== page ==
A Quest of Shorts

Ragnarok Online

So I’ve made another ridiculous quest for myself – as I do all the time.

In this particular occasion, I’ve decided to pursue short story submissions all around the net, hoping to one day build a good enough repertoire. In the matter of a few days, I’ve consumed so much information which has made me ashamed to call myself a writer for not knowing this very stuff – y’know, about writing. I mean, how ever have I gotten this far and have my work published in so many verticals without even knowing Asimov’s basic specific definition of the difference between science fiction and fantasy?

Nevertheless, I’ve already embarked in this journey – of shorts. Sorry for repeating that pun, I just like it for some reason. I’ve even thrown a few of this in my most recent novel, Crypto Ecstasy. In any case, I’ve assembled a database of potential online magazines and publications to submit short stories, and what do you know? There is a lot of them – like a lot! Hence, I figured this wasn’t such a bad idea after all. This will give me enough time whilst I tend to my 500px portfolio (which views are growing exponentially, btw).

Some of the sites I’ve found to name a few:

Since I’ve started this quest, I’ve been bombarded with new jargons like cyberpunk and hard sf. What the F is even hard sf? Hard Such F&ck? I feel like a child again.

Science Fiction

However, this wealth of new information is really interesting, especially at this period in my life where I’m writing more. For instance, I’ve come across this really interesting piece by Lewis Shiner about cyberpunk here.

As for the other genres, I’ve managed to get a list of definitions mainly the following:

  • Speculative Fiction: applies to both Science Fiction and Fantasy. Answers the question, “What if?” e.g. One Hundred Years of Solitude, Brave New World.
  • Science Fiction: a genre that extrapolates from current scientific trends.
  • Cyberpunk: explores the fusion between man and machine e.g. Neuromancer.
  • Military Science Fiction: armed forces in space e.g. Starship Troopers.
  • Hard SF: written by writers with strong science backgrounds.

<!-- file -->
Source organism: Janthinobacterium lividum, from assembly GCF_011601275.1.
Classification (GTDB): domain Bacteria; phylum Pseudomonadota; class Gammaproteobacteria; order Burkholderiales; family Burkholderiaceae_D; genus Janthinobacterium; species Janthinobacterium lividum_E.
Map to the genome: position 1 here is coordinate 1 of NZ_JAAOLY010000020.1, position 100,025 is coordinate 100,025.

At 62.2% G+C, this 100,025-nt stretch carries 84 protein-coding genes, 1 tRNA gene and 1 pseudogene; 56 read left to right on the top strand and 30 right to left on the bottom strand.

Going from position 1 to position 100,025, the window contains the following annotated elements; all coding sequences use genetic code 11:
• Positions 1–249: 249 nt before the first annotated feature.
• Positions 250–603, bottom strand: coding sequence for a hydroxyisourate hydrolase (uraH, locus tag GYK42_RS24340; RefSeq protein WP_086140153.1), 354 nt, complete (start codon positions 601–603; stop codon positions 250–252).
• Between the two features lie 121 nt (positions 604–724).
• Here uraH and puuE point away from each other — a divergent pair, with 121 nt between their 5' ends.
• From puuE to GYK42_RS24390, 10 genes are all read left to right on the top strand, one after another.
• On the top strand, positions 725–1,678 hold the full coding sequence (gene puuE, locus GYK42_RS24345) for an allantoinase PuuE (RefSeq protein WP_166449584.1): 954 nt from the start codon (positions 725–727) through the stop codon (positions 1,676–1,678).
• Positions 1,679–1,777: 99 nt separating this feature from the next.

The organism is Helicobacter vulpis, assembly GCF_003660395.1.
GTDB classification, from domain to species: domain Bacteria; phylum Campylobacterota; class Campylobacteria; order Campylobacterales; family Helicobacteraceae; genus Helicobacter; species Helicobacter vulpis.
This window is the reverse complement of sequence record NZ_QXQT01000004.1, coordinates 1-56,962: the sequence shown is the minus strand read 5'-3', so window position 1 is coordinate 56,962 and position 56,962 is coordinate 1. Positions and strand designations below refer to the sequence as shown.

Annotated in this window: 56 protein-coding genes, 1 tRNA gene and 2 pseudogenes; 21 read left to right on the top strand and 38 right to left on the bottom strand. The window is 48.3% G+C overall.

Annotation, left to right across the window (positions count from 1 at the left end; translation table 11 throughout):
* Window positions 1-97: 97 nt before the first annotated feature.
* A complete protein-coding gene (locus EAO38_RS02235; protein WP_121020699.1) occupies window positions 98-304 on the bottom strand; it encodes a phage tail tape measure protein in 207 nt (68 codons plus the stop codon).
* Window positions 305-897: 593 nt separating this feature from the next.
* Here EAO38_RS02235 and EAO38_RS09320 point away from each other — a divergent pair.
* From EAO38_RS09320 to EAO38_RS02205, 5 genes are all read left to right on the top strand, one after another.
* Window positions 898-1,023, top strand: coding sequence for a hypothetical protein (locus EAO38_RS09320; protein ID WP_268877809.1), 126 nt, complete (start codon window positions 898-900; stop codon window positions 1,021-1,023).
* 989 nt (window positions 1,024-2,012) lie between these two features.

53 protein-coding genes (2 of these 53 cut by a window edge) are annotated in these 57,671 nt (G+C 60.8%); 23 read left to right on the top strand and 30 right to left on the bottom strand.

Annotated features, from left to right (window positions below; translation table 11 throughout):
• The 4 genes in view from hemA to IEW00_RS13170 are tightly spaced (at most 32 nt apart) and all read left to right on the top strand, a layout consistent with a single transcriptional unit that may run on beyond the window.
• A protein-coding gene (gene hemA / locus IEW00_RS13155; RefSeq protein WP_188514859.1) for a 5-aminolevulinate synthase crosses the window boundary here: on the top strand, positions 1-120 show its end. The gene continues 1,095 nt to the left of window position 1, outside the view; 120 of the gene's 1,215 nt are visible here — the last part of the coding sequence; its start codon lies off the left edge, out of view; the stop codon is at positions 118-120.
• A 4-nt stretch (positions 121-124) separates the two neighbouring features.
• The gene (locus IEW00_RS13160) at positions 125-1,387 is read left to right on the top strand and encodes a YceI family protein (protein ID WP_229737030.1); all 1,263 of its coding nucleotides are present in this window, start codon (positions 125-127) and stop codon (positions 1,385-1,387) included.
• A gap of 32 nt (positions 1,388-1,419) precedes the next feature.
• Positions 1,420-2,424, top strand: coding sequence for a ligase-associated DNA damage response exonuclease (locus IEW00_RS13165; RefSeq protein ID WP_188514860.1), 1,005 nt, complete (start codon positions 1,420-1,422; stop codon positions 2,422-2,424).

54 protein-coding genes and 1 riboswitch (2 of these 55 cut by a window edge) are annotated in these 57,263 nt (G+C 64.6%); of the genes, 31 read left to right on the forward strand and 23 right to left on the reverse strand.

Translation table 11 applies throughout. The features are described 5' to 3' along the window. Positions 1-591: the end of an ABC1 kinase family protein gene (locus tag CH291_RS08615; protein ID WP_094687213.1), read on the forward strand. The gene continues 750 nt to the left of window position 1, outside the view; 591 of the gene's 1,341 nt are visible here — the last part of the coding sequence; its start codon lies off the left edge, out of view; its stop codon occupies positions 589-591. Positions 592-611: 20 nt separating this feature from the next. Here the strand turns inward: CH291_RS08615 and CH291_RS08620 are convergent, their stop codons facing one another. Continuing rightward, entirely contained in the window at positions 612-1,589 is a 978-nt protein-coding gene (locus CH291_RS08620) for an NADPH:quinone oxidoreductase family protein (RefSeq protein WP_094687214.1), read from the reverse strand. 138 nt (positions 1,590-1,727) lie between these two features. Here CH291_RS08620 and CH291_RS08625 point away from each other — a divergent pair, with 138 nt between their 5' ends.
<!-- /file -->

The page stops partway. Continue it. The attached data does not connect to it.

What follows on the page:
• Parallel/Alternate Universe SF: for every decision made or event that occurs, there is another place where the decision or the event went differently e.g. Einstein’s Bridge.
  • Space Opera: high adventure in space with all its campy goodness e.g. Flash Gordon.
  • Fantasy: a genre not based on reality but instead on mythical/supernatural creatures and magic.
  • Epic Fantasy: usually concerns a battle for rulership of a country, an empire, or an entire world e.g. The Dominions of Irth.
  • Court Intrigue: a popular subcategory of epic fantasy e.g. A Song of Ice and Fire.
  • Quest Fantasy: a major subcategory of epic fantasy in which the hero endures many hardships while retrieving an object of power that will defeat the enemy e.g. The Lord of the Rings.
  • Historical Fantasy: a sub-genre in which historical events are given a fantasy treatment, or myths are given an historical treatment e.g. Pendragon Cycle.
  • Contemporary Fantasy: a sub-genre of fantasy which posits that magic exists in our modern-day world, and often wrestles with contemporary issues e.g. Expiration Date.
  • Urban Fantasy: a subcategory of contemporary fantasy set in–you’ve guessed it–a contemporary city e.g. A Winter’s Tale.
  • Science Fantasy: a hybrid and subset of speculative fiction describing worlds in which either both magic and science work, science is so sophisticated it simulates magic, or characters possess psychic powers so strong they resemble magic e.g. A Game of Universe.

That’s a handful, especially science fantasy, which basically is just speculative fiction, but okay, I guess. I’ve already submitted a couple of stories to the preceding publications and am waiting for word, but I reckon this is what I’m going to do with the rest of my March. All’s fair in love and war. Cheers.